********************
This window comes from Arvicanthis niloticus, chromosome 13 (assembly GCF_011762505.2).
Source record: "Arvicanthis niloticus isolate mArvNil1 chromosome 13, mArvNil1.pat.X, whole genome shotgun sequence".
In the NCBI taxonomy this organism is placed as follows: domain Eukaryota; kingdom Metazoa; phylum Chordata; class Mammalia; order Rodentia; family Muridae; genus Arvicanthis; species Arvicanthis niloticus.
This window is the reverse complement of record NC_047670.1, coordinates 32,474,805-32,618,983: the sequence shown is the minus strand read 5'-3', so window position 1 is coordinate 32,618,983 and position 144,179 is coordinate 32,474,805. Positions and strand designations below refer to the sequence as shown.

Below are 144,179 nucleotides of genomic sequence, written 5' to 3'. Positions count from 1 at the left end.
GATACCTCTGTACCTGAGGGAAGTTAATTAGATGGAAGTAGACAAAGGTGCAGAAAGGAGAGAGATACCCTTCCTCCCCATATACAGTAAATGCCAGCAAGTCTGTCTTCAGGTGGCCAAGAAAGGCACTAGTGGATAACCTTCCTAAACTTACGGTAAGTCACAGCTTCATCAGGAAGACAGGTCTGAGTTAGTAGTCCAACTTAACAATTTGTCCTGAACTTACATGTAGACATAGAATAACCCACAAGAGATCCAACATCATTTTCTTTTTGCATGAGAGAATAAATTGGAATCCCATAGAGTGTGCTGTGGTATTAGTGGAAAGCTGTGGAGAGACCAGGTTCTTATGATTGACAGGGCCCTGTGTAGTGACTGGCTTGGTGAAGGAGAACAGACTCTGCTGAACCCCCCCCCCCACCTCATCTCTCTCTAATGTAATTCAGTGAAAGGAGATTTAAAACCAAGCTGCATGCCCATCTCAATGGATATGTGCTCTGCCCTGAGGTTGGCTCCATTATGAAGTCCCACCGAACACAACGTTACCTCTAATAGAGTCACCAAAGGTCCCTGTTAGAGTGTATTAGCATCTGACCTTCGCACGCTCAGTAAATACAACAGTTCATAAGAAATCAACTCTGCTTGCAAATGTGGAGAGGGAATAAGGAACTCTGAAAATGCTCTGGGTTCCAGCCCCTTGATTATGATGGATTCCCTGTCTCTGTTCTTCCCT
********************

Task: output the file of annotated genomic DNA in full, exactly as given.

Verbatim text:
This window comes from Arvicanthis niloticus, chromosome 13 (assembly GCF_011762505.2).
Source record: "Arvicanthis niloticus isolate mArvNil1 chromosome 13, mArvNil1.pat.X, whole genome shotgun sequence".
In the NCBI taxonomy this organism is placed as follows: domain Eukaryota; kingdom Metazoa; phylum Chordata; class Mammalia; order Rodentia; family Muridae; genus Arvicanthis; species Arvicanthis niloticus.
This window is the reverse complement of record NC_047670.1, coordinates 32,474,805-32,618,983: the sequence shown is the minus strand read 5'-3', so window position 1 is coordinate 32,618,983 and position 144,179 is coordinate 32,474,805. Positions and strand designations below refer to the sequence as shown.

Below are 144,179 nucleotides of genomic sequence, written 5' to 3'. Positions count from 1 at the left end.
GATACCTCTGTACCTGAGGGAAGTTAATTAGATGGAAGTAGACAAAGGTGCAGAAAGGAGAGAGATACCCTTCCTCCCCATATACAGTAAATGCCAGCAAGTCTGTCTTCAGGTGGCCAAGAAAGGCACTAGTGGATAACCTTCCTAAACTTACGGTAAGTCACAGCTTCATCAGGAAGACAGGTCTGAGTTAGTAGTCCAACTTAACAATTTGTCCTGAACTTACATGTAGACATAGAATAACCCACAAGAGATCCAACATCATTTTCTTTTTGCATGAGAGAATAAATTGGAATCCCATAGAGTGTGCTGTGGTATTAGTGGAAAGCTGTGGAGAGACCAGGTTCTTATGATTGACAGGGCCCTGTGTAGTGACTGGCTTGGTGAAGGAGAACAGACTCTGCTGAACCCCCCCCCCCACCTCATCTCTCTCTAATGTAATTCAGTGAAAGGAGATTTAAAACCAAGCTGCATGCCCATCTCAATGGATATGTGCTCTGCCCTGAGGTTGGCTCCATTATGAAGTCCCACCGAACACAACGTTACCTCTAATAGAGTCACCAAAGGTCCCTGTTAGAGTGTATTAGCATCTGACCTTCGCACGCTCAGTAAATACAACAGTTCATAAGAAATCAACTCTGCTTGCAAATGTGGAGAGGGAATAAGGAACTCTGAAAATGCTCTGGGTTCCAGCCCCTTGATTATGATGGATTCCCTGTCTCTGTTCTTCCCT